Hint: It Starts With A “C”
Are you a creative person? We assume your answer is, “No. I am not a creative person.” The majority of the adult population believes they are not creative, although creativity is something everyone is born with. NASA tested groups of children for creativity and 95% of five year-olds tested as highly creative. Then years later as adults, only 2% of these same people tested as highly creative. The majority of people lose their creativity as they grow older. But why?
Because creativity is not accidental. It’s the result of your personal determination to learn and use creative thinking strategies. Creative people look at the same information everyone else is looking at, yet they see something completely different. A creative person will run their business more productively, developing solutions to complex business problems with the ability to revitalize and improve upon stale ideas, while creating better processes along the way.
Where should you begin? Start with belief. A key to regenerating your creativity is to believe in it, so reprogram your mind. People act in accordance with what they imagine to be true about themselves. Change the way you view yourself and soon your ideas will improve. Tell yourself daily, “I am a creative person.” And remember that the biggest enemy of creativity is fear, uncertainty and doubt—so stop playing it safe! Risk being known. Risk being rejected. Creativity is worth it.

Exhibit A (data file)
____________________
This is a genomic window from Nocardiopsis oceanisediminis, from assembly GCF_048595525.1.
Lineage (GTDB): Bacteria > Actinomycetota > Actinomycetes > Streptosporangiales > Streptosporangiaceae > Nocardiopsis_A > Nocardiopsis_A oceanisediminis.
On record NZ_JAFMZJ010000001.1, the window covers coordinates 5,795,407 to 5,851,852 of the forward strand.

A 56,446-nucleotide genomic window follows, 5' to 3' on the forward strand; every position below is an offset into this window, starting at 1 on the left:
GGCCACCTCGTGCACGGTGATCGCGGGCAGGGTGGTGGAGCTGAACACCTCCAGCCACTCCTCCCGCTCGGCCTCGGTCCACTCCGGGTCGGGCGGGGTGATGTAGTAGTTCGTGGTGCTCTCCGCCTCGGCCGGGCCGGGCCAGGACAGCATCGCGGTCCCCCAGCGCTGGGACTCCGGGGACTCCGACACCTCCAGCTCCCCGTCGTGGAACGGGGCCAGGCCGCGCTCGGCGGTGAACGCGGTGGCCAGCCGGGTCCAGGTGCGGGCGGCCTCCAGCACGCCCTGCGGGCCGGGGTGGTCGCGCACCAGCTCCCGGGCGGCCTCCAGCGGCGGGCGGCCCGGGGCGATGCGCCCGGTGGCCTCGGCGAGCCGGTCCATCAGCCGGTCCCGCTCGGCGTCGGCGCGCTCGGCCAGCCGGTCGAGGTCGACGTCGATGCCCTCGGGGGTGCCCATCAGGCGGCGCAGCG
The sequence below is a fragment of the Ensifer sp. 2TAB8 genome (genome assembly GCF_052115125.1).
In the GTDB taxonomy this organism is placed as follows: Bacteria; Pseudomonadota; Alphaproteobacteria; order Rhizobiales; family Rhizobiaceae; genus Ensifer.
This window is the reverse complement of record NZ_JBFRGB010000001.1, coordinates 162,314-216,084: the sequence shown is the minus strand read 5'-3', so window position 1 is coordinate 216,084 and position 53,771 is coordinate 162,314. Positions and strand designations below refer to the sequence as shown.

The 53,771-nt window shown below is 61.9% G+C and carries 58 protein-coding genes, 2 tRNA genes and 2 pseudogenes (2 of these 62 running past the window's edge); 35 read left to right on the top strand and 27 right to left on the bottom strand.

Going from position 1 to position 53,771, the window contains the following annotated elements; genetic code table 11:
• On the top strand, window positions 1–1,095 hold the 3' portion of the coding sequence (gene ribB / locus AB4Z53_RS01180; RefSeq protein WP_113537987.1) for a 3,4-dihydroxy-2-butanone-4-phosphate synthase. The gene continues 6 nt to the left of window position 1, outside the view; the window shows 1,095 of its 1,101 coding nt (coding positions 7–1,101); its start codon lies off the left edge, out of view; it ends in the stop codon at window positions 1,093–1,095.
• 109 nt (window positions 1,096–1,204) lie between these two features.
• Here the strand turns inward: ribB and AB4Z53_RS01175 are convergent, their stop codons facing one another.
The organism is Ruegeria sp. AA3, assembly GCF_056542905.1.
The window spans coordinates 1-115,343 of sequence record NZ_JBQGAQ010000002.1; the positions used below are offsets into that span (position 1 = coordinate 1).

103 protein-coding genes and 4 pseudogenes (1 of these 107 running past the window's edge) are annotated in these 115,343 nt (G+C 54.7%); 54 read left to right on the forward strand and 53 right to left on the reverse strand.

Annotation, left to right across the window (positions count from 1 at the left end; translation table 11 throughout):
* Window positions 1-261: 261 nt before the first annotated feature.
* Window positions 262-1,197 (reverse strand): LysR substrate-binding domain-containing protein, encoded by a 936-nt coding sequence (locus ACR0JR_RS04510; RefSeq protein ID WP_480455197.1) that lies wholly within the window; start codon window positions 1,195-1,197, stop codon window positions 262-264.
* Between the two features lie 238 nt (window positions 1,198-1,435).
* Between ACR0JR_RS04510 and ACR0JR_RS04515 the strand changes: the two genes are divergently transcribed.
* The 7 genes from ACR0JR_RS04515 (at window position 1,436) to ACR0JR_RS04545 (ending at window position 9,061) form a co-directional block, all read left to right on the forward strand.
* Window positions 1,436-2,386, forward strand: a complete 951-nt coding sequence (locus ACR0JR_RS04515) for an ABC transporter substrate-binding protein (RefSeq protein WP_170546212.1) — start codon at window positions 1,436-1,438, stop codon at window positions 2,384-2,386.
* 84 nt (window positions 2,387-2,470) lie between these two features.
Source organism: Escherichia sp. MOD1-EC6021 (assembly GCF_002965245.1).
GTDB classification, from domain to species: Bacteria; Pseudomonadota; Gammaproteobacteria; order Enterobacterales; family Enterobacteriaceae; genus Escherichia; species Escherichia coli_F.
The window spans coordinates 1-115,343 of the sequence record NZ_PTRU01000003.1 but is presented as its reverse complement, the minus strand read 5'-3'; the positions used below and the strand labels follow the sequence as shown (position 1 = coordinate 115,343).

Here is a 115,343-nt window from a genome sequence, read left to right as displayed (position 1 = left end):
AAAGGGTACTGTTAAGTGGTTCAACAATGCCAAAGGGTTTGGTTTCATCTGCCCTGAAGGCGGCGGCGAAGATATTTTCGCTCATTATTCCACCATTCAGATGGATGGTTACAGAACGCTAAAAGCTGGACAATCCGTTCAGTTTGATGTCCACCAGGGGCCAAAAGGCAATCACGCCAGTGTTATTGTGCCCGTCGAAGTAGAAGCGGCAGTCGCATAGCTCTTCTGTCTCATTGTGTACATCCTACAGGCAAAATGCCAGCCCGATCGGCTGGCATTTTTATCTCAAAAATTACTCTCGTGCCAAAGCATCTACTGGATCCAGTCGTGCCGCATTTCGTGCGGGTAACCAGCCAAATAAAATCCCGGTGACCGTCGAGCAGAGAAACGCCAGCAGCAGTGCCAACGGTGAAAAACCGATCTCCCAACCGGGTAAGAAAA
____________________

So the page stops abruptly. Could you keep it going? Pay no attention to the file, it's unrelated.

Once you’ve reprogrammed your brain’s ability to be creative, the next step is to fall back in love with the word, “why.” A key to being creative is asking “why?” Children are more creative than adults because they continually ask the question, “why?” to discover new things. Instead of believing you have all the answers, seek new information and rekindle your childlike tendency to ask “why?”
We’ve grown up being taught that the teacher is always right and that there’s only one answer to a question. A more creative approach is to question and ponder many answers. Restore this way of thinking and teach it to your team. Practice looking for second and even third answers in your business even after you’ve found the “right” answer. You’re sure to find new ideas, new approaches and new processes emerge.
Remember, status quo is not always the best way to solve an issue. And as a leader, you must develop the ability to creatively solve problems. Sometimes even the same problem over and over again. Taking the time to brainstorm, you’ll soon uncover new ways to solve your problems and reinvent your business. And when facing problems, remember that challenges provide an opportunity for creativity, and that a series of corrections will steer you toward future success.
Join us next time for three ways you can start being more creative immediately!